Scatter Plot

Scatterplot visualization with explorative analysis and intelligent data visualization enhancements.

input dataset
Data Subset
subset of instances
list of attributes
Selected Data
instances selected from the plot
data with an additional column showing whether a point is selected

The Scatterplot widget provides a 2-dimensional scatterplot visualization for both continuous and discrete-valued attributes. The data is displayed as a collection of points, each having the value of the x-axis attribute determining the position on the horizontal axis and the value of the y-axis attribute determining the position on the vertical axis. Various properties of the graph, like color, size and shape of the points, axis titles, maximum point size and jittering can be adjusted on the left side of the widget. A snapshot below shows the scatterplot of the Iris dataset with the coloring matching of the class attribute.

  1. Select the x and y attribute. Optimize your projection by using Rank Projections. This feature scores attribute pairs by average classification accuracy and returns the top scoring pair with a simultaneous visualization update. Set jittering to prevent the dots overlapping. If Jitter continuous values is ticked, continuous instances will be dispersed.
  2. Set the color of the displayed points (you will get colors for discrete values and grey-scale points for continuous). Set label, shape and size to differentiate between points. Set symbol size and opacity for all data points. Set the desired colors scale.
  3. Adjust plot properties:
    • Show legend displays a legend on the right. Click and drag the legend to move it.
    • Show gridlines displays the grid behind the plot.
    • Show all data on mouse hover enables information bubbles if the cursor is placed on a dot.
    • Show class density colors the graph by class (see the screenshot below).
    • Show regression line draws the regression line for pair of continuous attributes.
    • Label only selected points allows you to select individual data instances and label them.
  4. Select, zoom, pan and zoom to fit are the options for exploring the graph. The manual selection of data instances works as an angular/square selection tool. Double click to move the projection. Scroll in or out for zoom.
  5. If Send automatically is ticked, changes are communicated automatically. Alternatively, press Send.
  6. Save Image saves the created image to your computer in a .svg or .png format.
  7. Produce a report.

For discrete attributes, jittering circumvents the overlap of points which have the same value for both axes, and therefore the density of points in the region corresponds better to the data. As an example, the scatterplot for the Titanic dataset, reporting on the gender of the passengers and the traveling class is shown below; without jittering, the scatterplot would display only eight distinct points.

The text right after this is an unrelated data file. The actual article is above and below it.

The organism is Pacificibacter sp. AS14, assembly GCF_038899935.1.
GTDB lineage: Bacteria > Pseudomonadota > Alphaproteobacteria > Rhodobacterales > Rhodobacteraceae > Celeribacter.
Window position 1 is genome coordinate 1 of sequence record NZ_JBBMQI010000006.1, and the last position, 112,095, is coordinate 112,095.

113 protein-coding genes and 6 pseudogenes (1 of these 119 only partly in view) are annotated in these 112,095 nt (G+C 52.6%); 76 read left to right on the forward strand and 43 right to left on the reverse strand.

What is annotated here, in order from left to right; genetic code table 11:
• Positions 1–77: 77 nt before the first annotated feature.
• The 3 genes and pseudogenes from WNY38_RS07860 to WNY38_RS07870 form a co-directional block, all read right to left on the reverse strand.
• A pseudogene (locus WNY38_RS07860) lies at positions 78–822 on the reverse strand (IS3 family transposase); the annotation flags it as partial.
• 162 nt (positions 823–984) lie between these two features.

Here is an example of the Scatter Plot widget if the Show class density and Show regression line boxes are ticked.


Intelligent Data Visualization

If a dataset has many attributes, it is impossible to manually scan through all the pairs to find interesting or useful scatterplots. Orange implements intelligent data visualization with the Find Informative Projections option in the widget. The goal of optimization is to find scatterplot projections where instances are well separated.

To use this method, go to the Find Informative Projections option in the widget, open the subwindow and press Start Evaluation. The feature will return a list of attribute pairs by average classification accuracy score.

Below, there is an example demonstrating the utility of ranking. The first scatterplot projection was set as the default sepal width to sepal length plot (we used the Iris dataset for simplicity). Upon running Find Informative Projections optimization, the scatterplot converted to a much better projection of petal width to petal length plot.



Selection can be used to manually defined subgroups in the data. Use Shift modifier when selecting data instances to put them into a new group. Shift + Ctrl (or Shift + Cmd on macOs) appends instances to the last group.

Signal data outputs a data table with an additional column that contains group indices.


Explorative Data Analysis

The Scatterplot, as the rest of Orange widgets, supports zooming-in and out of part of the plot and a manual selection of data instances. These functions are available in the lower left corner of the widget. The default tool is Select, which selects data instances within the chosen rectangular area. Pan enables you to move the scatterplot around the pane. With Zoom you can zoom in and out of the pane with a mouse scroll, while Reset zoom resets the visualization to its optimal size. An example of a simple schema, where we selected data instances from a rectangular region and sent them to the Data Table widget, is shown below. Notice that the scatterplot doesn’t show all 52 data instances, because some data instances overlap (they have the same values for both attributes used).



The Scatterplot can be combined with any widget that outputs a list of selected data instances. In the example below, we combine Tree and Scatterplot to display instances taken from a chosen decision tree node (clicking on any node of the tree will send a set of selected data instances to the scatterplot and mark selected instances with filled symbols).